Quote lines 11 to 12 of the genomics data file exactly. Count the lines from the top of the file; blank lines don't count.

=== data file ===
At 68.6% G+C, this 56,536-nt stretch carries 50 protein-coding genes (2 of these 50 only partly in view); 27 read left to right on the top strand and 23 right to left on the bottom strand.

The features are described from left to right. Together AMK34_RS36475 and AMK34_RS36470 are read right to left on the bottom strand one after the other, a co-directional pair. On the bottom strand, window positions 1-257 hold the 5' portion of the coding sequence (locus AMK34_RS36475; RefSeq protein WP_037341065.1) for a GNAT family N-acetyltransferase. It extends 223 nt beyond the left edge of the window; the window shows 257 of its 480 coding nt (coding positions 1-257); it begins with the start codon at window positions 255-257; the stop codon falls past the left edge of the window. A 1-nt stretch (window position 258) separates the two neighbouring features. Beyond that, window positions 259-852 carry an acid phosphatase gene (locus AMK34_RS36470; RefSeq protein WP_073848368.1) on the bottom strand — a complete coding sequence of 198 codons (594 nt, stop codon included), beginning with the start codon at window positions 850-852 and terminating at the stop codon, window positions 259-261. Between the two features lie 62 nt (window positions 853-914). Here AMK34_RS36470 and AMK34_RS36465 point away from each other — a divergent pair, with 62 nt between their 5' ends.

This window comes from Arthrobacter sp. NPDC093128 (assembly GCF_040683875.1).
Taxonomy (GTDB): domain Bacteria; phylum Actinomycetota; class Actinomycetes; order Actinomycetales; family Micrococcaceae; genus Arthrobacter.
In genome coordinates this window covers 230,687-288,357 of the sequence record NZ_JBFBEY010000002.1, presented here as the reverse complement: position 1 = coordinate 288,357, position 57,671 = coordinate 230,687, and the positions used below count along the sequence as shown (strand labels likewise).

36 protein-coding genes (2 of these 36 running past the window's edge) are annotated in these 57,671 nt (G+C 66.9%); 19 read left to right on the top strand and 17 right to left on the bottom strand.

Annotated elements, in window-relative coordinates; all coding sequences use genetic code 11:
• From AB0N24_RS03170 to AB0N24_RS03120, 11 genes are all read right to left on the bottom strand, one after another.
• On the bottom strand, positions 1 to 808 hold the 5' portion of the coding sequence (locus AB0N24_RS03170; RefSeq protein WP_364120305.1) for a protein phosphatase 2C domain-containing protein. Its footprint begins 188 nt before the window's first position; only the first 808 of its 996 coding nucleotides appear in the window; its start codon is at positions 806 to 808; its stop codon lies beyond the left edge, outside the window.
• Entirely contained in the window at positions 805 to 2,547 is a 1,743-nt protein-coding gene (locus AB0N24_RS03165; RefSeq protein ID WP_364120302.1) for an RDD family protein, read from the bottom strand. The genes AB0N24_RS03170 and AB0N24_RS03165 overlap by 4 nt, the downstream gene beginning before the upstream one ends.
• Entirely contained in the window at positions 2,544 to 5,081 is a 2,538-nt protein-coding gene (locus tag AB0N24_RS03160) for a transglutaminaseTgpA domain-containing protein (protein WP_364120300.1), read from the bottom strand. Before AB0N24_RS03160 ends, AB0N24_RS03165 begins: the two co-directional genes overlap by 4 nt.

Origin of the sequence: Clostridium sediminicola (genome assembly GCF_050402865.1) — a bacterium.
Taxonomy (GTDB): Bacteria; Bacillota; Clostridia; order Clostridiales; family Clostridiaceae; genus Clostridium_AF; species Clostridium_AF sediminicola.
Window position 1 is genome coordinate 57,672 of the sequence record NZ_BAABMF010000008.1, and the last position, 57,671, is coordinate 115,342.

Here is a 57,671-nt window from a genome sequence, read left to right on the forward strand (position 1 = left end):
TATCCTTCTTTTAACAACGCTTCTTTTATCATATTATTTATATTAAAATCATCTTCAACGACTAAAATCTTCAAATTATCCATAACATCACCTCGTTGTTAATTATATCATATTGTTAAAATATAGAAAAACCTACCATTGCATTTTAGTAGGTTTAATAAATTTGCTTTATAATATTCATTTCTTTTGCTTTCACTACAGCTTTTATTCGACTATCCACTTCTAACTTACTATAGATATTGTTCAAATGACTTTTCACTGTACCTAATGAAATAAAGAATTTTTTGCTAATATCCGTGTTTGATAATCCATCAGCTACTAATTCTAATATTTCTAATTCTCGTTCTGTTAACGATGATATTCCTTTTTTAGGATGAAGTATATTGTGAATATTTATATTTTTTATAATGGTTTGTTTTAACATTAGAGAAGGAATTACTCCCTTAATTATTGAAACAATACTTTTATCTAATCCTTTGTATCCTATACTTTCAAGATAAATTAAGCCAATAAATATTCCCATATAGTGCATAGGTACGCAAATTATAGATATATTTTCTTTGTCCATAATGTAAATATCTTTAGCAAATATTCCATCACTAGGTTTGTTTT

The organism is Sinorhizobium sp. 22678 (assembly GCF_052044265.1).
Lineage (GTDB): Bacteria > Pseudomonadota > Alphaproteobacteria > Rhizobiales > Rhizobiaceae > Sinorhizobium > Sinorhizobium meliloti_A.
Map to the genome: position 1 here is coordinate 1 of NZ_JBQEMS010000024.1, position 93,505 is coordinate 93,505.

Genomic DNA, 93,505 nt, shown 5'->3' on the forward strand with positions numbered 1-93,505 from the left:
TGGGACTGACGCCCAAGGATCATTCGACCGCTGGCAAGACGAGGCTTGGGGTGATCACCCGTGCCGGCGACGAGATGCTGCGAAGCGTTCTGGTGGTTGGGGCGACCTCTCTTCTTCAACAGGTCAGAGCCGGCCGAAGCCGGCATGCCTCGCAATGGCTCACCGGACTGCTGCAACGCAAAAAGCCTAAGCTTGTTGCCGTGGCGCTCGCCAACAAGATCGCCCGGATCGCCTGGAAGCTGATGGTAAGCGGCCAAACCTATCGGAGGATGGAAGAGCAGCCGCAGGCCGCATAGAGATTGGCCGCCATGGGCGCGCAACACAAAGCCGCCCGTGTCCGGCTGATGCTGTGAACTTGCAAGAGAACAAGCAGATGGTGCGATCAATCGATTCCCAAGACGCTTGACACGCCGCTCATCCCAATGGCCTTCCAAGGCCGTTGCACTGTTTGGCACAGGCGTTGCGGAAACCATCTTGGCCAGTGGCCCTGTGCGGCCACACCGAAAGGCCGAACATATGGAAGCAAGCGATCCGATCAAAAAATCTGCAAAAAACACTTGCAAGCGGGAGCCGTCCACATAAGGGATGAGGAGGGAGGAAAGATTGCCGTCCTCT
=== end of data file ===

• Entirely contained in the window at positions 2,544 to 5,081 is a 2,538-nt protein-coding gene (locus tag AB0N24_RS03160) for a transglutaminaseTgpA domain-containing protein (protein WP_364120300.1), read from the bottom strand. Before AB0N24_RS03160 ends, AB0N24_RS03165 begins: the two co-directional genes overlap by 4 nt.

Origin of the sequence: Clostridium sediminicola (genome assembly GCF_050402865.1) — a bacterium.